Recently my many-times-published author husband and I were having a conversation that only would happen between two married people who are also both writers. It was a conversation about words and definitions, about the wide range of definitions out there for words like “writer” and “author,” and who gets to call themselves what.
I started out the conversation with a rather liberal view: if you write, you are a writer. Admittedly, that’s a little thin, since every human who knows how to read has occasion to write, whether it’s hourly texts to their BFFs, or daily emails to the boss, or the requisite book report on Pride and Prejudice for English Lit Fic class. But we wouldn’t put a label “writer” on someone for that level of scripting effort.
It’s like running. I run when I have to – which means I hardly ever run, because I am rarely being chased by hungry lions. But someone who is known for running – that guy who wears the gear, gets up early to fit in a daily five miles, trains for marathons, and actually runs marathons – well, he gets to be called a runner.
Writers, no matter what kind of writing they do, are known for turning symbols into meaning. That’s the essence of writing – taking letters, punctuation, space, even numerals on occasion – and transforming them into words, sentences, paragraphs, poems, concepts, characters that connect.
Writers do crazy magic. And others know about it. Hence, these word-magicians get to be called writers.
This being “known for it” business takes us out of the fuzzy world of anonymity, and makes the idea of being a Writer (capital W) a bit scarier. You can post all kinds of anonymous poems and creative non-fiction and, heck, whole novels, out there on the interwebs these days. But until you own up by slapping your name on the by-line, are you really a writer? I would say no. No you are not.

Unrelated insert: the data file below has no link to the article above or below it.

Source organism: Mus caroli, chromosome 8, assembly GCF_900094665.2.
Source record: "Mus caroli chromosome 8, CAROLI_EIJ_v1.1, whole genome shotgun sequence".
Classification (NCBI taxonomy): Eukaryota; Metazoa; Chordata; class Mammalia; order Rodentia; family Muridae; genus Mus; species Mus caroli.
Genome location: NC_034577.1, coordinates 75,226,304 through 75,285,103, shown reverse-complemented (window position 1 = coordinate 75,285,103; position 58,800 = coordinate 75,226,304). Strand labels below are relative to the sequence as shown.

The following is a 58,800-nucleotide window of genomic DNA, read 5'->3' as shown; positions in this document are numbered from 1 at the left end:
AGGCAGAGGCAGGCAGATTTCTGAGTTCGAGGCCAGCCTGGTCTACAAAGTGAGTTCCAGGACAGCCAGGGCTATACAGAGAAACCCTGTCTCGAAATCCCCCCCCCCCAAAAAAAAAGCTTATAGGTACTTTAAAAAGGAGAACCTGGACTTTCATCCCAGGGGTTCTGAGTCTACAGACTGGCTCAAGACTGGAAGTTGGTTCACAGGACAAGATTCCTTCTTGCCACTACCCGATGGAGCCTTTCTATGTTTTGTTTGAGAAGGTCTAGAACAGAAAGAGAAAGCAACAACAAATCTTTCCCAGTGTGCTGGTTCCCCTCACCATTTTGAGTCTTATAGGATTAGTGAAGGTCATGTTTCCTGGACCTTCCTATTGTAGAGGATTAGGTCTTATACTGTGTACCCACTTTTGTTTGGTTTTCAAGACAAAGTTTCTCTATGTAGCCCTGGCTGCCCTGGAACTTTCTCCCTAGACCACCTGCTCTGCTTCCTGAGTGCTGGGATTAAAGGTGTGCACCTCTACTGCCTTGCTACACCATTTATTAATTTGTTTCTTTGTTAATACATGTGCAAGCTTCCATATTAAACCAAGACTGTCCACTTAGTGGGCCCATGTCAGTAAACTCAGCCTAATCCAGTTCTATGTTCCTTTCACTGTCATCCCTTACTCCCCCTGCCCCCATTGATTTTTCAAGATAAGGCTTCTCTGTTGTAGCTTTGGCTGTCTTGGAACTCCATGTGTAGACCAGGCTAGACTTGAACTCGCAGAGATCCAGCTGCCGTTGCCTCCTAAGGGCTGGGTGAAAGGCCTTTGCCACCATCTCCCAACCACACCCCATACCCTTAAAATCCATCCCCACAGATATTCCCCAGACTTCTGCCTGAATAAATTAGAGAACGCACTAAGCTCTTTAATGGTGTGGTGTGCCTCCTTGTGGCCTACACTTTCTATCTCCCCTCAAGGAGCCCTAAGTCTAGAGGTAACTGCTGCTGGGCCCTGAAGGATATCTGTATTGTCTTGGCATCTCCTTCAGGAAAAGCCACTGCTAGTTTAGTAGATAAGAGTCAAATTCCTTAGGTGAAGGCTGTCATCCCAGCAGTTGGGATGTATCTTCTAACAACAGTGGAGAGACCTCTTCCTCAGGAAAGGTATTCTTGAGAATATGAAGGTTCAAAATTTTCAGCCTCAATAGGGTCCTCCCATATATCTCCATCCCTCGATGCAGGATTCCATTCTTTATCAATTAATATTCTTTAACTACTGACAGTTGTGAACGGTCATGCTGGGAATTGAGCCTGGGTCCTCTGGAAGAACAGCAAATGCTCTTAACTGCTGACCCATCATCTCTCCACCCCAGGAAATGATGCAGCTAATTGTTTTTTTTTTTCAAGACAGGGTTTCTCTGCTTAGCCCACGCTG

Until you open yourself and your work up to the potential for both criticism and validation, I would gently suggest that you are not ready to be called a writer. It’s risky, because your family might not get it, your friends might not like what you write, and publishers will reject your work much more often than they accept it (this is a given, and you should know it as a fact before you get started). Even more risky is the possibility someone might love what you’ve written, they could take you seriously, they may even weep for joy. Your words might change a life. Are you ready for that responsibility?
Basically it comes down to this: Until you are ready to make a genuine mind connection with a reader who knows your name, you are not a writer.
It’s the tree making a noise in the woods thing all over again. Except this time it matters.
It matters because if writing is part of what defines you, and people who know you don’t know that, then they really don’t know you.
As far as the conversation with my husband, we never did settle upon a final set of definitions. But we did agree in the end that there is a substantial difference between thinking of yourself as a writer and others calling you one.